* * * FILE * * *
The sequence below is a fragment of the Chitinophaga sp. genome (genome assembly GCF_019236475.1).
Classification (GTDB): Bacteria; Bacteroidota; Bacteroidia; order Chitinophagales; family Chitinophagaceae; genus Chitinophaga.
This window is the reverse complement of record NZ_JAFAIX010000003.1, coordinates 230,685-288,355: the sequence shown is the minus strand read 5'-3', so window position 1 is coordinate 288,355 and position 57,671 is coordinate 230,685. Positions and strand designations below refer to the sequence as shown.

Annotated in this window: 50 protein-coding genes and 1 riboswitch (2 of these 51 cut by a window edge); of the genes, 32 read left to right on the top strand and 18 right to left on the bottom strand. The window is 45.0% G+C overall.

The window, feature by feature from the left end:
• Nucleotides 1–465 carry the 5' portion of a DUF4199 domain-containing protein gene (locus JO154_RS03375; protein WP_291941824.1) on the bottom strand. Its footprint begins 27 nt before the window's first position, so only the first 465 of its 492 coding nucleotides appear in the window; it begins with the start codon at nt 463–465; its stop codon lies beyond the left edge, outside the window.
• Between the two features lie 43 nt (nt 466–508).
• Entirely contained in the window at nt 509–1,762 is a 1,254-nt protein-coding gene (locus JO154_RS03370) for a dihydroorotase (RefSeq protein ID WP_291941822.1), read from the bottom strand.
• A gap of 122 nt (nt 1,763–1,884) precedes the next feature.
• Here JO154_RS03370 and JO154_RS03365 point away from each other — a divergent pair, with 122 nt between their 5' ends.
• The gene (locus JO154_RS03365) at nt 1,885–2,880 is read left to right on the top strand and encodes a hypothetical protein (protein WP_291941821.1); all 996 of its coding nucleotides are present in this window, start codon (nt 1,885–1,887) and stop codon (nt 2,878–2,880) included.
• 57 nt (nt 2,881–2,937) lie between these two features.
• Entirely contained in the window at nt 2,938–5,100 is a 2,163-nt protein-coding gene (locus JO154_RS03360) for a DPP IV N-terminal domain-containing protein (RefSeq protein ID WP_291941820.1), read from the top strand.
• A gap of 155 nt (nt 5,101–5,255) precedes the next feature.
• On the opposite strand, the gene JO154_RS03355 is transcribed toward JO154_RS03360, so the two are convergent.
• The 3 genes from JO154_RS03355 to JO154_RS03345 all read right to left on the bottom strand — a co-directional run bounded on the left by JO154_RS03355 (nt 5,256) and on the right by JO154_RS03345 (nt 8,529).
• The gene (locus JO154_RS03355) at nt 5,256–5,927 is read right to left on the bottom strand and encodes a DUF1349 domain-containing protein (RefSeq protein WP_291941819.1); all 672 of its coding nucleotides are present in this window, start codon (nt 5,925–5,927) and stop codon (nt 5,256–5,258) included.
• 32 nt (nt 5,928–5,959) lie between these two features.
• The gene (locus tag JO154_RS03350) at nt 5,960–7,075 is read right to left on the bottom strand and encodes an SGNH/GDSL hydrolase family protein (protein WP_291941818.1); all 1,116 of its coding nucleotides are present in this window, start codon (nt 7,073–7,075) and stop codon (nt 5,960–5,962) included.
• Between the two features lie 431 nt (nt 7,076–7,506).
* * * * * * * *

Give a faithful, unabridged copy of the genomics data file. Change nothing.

The sequence below is a fragment of the Chitinophaga sp. genome (genome assembly GCF_019236475.1).
Classification (GTDB): Bacteria; Bacteroidota; Bacteroidia; order Chitinophagales; family Chitinophagaceae; genus Chitinophaga.
This window is the reverse complement of record NZ_JAFAIX010000003.1, coordinates 230,685-288,355: the sequence shown is the minus strand read 5'-3', so window position 1 is coordinate 288,355 and position 57,671 is coordinate 230,685. Positions and strand designations below refer to the sequence as shown.

Annotated in this window: 50 protein-coding genes and 1 riboswitch (2 of these 51 cut by a window edge); of the genes, 32 read left to right on the top strand and 18 right to left on the bottom strand. The window is 45.0% G+C overall.

The window, feature by feature from the left end:
• Nucleotides 1–465 carry the 5' portion of a DUF4199 domain-containing protein gene (locus JO154_RS03375; protein WP_291941824.1) on the bottom strand. Its footprint begins 27 nt before the window's first position, so only the first 465 of its 492 coding nucleotides appear in the window; it begins with the start codon at nt 463–465; its stop codon lies beyond the left edge, outside the window.
• Between the two features lie 43 nt (nt 466–508).
• Entirely contained in the window at nt 509–1,762 is a 1,254-nt protein-coding gene (locus JO154_RS03370) for a dihydroorotase (RefSeq protein ID WP_291941822.1), read from the bottom strand.
• A gap of 122 nt (nt 1,763–1,884) precedes the next feature.
• Here JO154_RS03370 and JO154_RS03365 point away from each other — a divergent pair, with 122 nt between their 5' ends.
• The gene (locus JO154_RS03365) at nt 1,885–2,880 is read left to right on the top strand and encodes a hypothetical protein (protein WP_291941821.1); all 996 of its coding nucleotides are present in this window, start codon (nt 1,885–1,887) and stop codon (nt 2,878–2,880) included.
• 57 nt (nt 2,881–2,937) lie between these two features.
• Entirely contained in the window at nt 2,938–5,100 is a 2,163-nt protein-coding gene (locus JO154_RS03360) for a DPP IV N-terminal domain-containing protein (RefSeq protein ID WP_291941820.1), read from the top strand.
• A gap of 155 nt (nt 5,101–5,255) precedes the next feature.
• On the opposite strand, the gene JO154_RS03355 is transcribed toward JO154_RS03360, so the two are convergent.
• The 3 genes from JO154_RS03355 to JO154_RS03345 all read right to left on the bottom strand — a co-directional run bounded on the left by JO154_RS03355 (nt 5,256) and on the right by JO154_RS03345 (nt 8,529).
• The gene (locus JO154_RS03355) at nt 5,256–5,927 is read right to left on the bottom strand and encodes a DUF1349 domain-containing protein (RefSeq protein WP_291941819.1); all 672 of its coding nucleotides are present in this window, start codon (nt 5,925–5,927) and stop codon (nt 5,256–5,258) included.
• 32 nt (nt 5,928–5,959) lie between these two features.
• The gene (locus tag JO154_RS03350) at nt 5,960–7,075 is read right to left on the bottom strand and encodes an SGNH/GDSL hydrolase family protein (protein WP_291941818.1); all 1,116 of its coding nucleotides are present in this window, start codon (nt 7,073–7,075) and stop codon (nt 5,960–5,962) included.
• Between the two features lie 431 nt (nt 7,076–7,506).